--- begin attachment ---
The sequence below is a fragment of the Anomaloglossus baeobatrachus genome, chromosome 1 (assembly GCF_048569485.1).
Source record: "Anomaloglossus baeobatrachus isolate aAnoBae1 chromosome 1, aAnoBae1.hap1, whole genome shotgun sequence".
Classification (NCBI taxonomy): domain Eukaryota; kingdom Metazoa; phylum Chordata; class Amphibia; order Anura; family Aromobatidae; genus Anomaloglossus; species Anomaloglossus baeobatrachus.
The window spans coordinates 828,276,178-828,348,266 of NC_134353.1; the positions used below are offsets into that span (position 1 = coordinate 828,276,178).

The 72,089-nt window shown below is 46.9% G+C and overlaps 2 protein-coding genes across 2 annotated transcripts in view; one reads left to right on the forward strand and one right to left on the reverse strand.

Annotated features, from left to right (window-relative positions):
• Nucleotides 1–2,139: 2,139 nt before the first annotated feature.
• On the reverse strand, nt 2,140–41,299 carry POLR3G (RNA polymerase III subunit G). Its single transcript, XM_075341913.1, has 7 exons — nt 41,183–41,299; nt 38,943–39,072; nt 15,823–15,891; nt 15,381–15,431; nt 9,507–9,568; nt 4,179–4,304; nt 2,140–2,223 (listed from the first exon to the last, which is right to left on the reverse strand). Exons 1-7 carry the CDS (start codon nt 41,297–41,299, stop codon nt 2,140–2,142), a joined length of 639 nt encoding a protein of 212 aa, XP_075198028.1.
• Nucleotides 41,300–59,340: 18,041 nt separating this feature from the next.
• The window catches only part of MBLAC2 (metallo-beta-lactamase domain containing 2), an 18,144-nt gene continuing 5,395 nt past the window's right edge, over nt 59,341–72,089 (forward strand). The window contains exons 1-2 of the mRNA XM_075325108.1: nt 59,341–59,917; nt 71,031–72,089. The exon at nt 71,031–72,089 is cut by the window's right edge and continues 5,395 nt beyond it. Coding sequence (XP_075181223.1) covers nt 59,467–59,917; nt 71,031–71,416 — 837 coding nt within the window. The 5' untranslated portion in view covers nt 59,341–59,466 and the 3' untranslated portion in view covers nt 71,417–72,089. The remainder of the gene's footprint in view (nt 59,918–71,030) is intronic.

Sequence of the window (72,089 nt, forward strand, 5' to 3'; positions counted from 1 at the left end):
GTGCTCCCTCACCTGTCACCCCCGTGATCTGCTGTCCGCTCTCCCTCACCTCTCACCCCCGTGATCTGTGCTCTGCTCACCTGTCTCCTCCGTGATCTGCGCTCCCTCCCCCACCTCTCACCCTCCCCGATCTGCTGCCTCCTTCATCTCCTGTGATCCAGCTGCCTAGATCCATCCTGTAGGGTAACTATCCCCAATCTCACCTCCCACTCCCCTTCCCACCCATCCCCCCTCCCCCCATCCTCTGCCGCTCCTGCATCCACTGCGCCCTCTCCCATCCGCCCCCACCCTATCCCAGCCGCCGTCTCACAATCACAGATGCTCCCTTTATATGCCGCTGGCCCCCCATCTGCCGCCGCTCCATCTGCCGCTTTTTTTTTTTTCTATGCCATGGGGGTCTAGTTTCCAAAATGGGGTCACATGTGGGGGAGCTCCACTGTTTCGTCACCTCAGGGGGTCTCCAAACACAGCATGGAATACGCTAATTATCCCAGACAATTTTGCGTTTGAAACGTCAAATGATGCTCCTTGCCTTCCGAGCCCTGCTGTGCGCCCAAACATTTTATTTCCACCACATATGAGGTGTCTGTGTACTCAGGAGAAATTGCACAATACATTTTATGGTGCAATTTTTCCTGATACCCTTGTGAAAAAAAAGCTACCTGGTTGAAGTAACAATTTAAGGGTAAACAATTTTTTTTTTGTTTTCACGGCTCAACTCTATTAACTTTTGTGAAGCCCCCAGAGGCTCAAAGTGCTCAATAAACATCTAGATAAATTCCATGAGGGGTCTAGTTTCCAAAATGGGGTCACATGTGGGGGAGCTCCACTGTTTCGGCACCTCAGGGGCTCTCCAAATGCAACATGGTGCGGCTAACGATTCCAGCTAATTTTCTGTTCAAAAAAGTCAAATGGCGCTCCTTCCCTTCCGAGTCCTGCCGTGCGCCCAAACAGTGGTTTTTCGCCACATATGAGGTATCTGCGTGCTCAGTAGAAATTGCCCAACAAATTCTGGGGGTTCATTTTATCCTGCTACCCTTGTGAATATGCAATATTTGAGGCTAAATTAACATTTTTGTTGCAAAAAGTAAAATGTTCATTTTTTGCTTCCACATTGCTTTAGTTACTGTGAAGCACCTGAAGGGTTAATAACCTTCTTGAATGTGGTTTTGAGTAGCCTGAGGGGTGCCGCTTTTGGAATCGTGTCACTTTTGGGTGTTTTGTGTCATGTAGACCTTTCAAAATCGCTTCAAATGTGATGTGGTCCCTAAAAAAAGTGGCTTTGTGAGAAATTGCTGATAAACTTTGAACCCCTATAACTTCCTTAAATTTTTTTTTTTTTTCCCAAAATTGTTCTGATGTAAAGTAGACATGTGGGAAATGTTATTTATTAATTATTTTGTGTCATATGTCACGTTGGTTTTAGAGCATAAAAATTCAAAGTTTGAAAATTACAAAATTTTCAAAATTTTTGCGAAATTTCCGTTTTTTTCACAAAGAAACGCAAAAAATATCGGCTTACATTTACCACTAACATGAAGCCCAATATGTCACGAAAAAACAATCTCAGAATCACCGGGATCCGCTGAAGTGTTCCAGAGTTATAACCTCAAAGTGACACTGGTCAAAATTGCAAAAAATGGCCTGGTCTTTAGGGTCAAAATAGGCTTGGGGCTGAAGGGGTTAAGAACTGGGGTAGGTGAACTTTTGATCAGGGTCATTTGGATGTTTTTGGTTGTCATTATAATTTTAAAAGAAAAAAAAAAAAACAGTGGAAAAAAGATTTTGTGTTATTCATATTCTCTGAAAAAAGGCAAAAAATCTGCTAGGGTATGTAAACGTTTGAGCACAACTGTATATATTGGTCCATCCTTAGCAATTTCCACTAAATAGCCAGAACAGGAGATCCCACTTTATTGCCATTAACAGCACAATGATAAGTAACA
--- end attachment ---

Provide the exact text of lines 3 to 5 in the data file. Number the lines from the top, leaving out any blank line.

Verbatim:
Classification (NCBI taxonomy): domain Eukaryota; kingdom Metazoa; phylum Chordata; class Amphibia; order Anura; family Aromobatidae; genus Anomaloglossus; species Anomaloglossus baeobatrachus.
The window spans coordinates 828,276,178-828,348,266 of NC_134353.1; the positions used below are offsets into that span (position 1 = coordinate 828,276,178).

The 72,089-nt window shown below is 46.9% G+C and overlaps 2 protein-coding genes across 2 annotated transcripts in view; one reads left to right on the forward strand and one right to left on the reverse strand.